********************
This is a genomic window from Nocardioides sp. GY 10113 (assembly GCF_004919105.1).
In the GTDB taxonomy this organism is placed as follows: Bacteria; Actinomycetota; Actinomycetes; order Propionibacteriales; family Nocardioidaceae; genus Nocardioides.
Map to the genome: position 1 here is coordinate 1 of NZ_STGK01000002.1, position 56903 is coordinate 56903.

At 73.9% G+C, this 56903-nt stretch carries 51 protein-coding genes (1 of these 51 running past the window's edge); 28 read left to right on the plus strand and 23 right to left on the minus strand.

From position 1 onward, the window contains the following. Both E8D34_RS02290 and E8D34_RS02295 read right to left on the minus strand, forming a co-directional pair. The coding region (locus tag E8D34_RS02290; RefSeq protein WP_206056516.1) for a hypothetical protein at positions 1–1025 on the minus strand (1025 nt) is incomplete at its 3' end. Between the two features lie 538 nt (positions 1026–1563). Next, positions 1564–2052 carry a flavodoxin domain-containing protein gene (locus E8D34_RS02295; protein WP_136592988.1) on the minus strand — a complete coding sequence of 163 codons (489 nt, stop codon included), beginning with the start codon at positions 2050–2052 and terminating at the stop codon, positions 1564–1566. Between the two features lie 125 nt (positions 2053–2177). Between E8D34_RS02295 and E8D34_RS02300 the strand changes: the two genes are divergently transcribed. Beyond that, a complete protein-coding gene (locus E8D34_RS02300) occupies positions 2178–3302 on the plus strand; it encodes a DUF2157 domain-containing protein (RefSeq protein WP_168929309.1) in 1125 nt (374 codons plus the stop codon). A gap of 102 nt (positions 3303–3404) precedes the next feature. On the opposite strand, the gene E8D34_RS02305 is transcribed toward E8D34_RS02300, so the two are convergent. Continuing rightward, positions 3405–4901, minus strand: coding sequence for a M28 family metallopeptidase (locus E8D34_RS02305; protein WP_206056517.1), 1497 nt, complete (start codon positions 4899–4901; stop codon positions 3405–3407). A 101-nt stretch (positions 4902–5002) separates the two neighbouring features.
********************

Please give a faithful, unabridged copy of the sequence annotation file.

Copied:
This is a genomic window from Nocardioides sp. GY 10113 (assembly GCF_004919105.1).
In the GTDB taxonomy this organism is placed as follows: Bacteria; Actinomycetota; Actinomycetes; order Propionibacteriales; family Nocardioidaceae; genus Nocardioides.
Map to the genome: position 1 here is coordinate 1 of NZ_STGK01000002.1, position 56903 is coordinate 56903.

At 73.9% G+C, this 56903-nt stretch carries 51 protein-coding genes (1 of these 51 running past the window's edge); 28 read left to right on the plus strand and 23 right to left on the minus strand.

From position 1 onward, the window contains the following. Both E8D34_RS02290 and E8D34_RS02295 read right to left on the minus strand, forming a co-directional pair. The coding region (locus tag E8D34_RS02290; RefSeq protein WP_206056516.1) for a hypothetical protein at positions 1–1025 on the minus strand (1025 nt) is incomplete at its 3' end. Between the two features lie 538 nt (positions 1026–1563). Next, positions 1564–2052 carry a flavodoxin domain-containing protein gene (locus E8D34_RS02295; protein WP_136592988.1) on the minus strand — a complete coding sequence of 163 codons (489 nt, stop codon included), beginning with the start codon at positions 2050–2052 and terminating at the stop codon, positions 1564–1566. Between the two features lie 125 nt (positions 2053–2177). Between E8D34_RS02295 and E8D34_RS02300 the strand changes: the two genes are divergently transcribed. Beyond that, a complete protein-coding gene (locus E8D34_RS02300) occupies positions 2178–3302 on the plus strand; it encodes a DUF2157 domain-containing protein (RefSeq protein WP_168929309.1) in 1125 nt (374 codons plus the stop codon). A gap of 102 nt (positions 3303–3404) precedes the next feature. On the opposite strand, the gene E8D34_RS02305 is transcribed toward E8D34_RS02300, so the two are convergent. Continuing rightward, positions 3405–4901, minus strand: coding sequence for a M28 family metallopeptidase (locus E8D34_RS02305; protein WP_206056517.1), 1497 nt, complete (start codon positions 4899–4901; stop codon positions 3405–3407). A 101-nt stretch (positions 4902–5002) separates the two neighbouring features.